Gene Underwood was born on April 5, 1934, near Tishomingo, Oklahoma, to parents Joe and Mary Underwood. After graduating from Russett High School, he went on to attend Haskell Institute in Lawrence, Kan.
While living in California in the 1960s, Gene helped form an all-Indian softball league in the Bay area. Upon his return to Oklahoma, Gene helped put together the Washita Rebels, an all-Indian softball team. He then talked to other Indian players and coaches and helped create one of the first Indian softball tournaments in the area.
Following the ratification of the Constitution of the Chickasaw Nation in 1983, Gene served three terms as a Chickasaw Tribal Legislator (1983-1992). After his term ended, he was appointed to the Chickasaw Nation Wildlife Commission by Governor Anoatubby, a position he continues to hold today. Throughout this time, Gene was also employed by the Oklahoma School for the Deaf in Sulphur, Oklahoma. After 23 years, he retired from that position in 1997.
Family, church and being Chickasaw have been most important throughout his life. Keeping the Chickasaw culture alive is also very important to him, so when his son Dennis and brothers Ted and Chet began building an authentic replica of an early 18th century dugout canoe, Gene joined the family project. The men traveled to the Chickasaw homelands in Mississippi to research the project. Together, they burned and carved out the canoe, which has since become a real working model of the original.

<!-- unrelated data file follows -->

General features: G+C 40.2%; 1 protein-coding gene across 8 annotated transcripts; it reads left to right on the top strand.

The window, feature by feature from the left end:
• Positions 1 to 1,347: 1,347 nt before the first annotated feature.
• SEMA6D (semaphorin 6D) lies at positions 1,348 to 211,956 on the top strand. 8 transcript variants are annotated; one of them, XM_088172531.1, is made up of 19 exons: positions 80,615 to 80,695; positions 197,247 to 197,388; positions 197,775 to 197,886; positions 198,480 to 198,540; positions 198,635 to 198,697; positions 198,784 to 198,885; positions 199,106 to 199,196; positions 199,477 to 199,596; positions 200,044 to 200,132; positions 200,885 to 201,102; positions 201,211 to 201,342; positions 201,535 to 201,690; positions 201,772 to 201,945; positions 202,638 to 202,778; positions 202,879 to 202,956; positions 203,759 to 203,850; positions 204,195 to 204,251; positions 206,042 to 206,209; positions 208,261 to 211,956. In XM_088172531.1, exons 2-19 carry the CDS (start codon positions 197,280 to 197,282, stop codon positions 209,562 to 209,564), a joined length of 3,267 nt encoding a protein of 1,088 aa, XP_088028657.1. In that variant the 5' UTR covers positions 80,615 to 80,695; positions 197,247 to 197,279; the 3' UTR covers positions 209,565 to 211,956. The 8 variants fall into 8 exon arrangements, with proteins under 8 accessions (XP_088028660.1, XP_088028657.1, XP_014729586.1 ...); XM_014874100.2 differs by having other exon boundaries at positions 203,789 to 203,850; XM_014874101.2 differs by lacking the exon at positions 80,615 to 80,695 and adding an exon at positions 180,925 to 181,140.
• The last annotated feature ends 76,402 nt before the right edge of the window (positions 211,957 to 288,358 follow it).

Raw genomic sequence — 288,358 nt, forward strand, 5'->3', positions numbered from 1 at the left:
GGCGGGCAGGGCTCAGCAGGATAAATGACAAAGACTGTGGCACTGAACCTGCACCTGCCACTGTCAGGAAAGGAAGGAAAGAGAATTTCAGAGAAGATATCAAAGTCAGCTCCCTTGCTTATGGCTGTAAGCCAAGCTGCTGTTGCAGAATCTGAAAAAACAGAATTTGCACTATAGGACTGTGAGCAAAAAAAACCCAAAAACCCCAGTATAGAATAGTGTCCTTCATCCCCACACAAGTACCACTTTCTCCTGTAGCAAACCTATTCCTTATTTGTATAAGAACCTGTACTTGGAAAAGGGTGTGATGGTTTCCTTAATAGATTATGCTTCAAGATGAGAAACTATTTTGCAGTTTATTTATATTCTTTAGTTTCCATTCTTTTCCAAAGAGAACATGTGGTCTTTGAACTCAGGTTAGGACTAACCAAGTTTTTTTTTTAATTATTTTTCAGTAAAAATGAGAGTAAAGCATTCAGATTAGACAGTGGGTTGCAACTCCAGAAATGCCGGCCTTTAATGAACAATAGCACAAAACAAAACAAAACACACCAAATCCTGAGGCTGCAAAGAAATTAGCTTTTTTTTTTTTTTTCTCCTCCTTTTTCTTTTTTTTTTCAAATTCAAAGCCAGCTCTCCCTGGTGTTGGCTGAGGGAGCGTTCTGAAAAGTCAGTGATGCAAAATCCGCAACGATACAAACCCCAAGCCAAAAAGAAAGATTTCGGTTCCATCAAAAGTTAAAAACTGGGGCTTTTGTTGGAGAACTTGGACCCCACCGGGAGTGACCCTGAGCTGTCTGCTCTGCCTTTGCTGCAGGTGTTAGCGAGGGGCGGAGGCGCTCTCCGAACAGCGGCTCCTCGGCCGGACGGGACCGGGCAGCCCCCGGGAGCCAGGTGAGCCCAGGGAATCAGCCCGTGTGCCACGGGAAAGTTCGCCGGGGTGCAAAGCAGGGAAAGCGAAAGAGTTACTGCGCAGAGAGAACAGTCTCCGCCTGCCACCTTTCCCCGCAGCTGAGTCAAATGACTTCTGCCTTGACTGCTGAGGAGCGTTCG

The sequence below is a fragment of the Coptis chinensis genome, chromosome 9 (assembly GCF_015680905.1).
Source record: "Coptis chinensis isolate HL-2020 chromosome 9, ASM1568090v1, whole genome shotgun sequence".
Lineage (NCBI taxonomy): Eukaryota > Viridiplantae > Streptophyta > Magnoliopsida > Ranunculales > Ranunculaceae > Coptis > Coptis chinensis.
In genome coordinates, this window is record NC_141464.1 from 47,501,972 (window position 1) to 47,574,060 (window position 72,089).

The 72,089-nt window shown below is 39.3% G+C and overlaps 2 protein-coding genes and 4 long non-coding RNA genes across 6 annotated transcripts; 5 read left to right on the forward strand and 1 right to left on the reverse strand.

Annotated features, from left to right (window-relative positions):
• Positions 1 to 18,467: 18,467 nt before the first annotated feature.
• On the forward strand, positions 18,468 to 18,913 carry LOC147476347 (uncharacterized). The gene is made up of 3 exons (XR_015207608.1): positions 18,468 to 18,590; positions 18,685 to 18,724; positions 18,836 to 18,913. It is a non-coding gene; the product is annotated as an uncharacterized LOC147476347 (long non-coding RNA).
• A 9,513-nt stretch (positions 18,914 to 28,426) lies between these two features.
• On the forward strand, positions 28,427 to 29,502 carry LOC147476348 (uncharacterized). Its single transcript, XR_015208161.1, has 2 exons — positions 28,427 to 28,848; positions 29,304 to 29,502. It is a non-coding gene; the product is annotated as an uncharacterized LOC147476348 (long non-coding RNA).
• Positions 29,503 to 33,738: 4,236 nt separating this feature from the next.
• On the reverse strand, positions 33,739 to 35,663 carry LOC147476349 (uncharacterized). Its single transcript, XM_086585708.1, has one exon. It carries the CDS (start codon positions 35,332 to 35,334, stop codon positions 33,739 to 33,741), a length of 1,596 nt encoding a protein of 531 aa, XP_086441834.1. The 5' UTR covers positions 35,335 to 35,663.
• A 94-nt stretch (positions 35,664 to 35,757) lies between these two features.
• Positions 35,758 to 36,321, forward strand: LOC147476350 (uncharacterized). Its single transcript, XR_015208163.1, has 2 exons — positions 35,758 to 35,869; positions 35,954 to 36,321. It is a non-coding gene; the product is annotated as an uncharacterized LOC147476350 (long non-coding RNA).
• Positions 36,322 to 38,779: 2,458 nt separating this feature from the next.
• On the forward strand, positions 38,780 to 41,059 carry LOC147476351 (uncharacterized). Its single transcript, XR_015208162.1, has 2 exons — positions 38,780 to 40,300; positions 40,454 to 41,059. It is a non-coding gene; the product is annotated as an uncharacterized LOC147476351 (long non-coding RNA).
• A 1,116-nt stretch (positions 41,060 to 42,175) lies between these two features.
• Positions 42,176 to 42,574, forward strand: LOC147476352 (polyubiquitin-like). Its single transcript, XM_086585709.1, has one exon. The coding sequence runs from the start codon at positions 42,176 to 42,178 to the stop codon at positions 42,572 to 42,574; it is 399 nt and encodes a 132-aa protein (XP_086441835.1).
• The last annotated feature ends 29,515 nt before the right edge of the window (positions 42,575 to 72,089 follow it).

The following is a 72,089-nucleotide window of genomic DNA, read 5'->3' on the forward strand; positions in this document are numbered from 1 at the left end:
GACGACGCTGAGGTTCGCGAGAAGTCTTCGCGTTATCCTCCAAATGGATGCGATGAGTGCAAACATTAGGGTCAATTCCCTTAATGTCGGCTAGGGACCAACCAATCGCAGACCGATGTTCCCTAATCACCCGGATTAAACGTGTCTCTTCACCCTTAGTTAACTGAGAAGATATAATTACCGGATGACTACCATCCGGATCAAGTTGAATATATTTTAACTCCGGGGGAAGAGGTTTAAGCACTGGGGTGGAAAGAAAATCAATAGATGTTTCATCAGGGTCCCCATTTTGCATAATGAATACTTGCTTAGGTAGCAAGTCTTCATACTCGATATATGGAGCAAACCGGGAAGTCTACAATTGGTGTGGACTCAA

Gene and his brothers have also been the subject of one of the Elders portraits painted by renowned Chickasaw artist Mike Larsen. They were also selected for a portrait by world famous photographer David Fitzgerald for the book “Chickasaw: Unconquered and Unconquerable.”
Gene’s contributions to the Chickasaw Nation have helped to preserve and uncover its own valuable and rich heritage.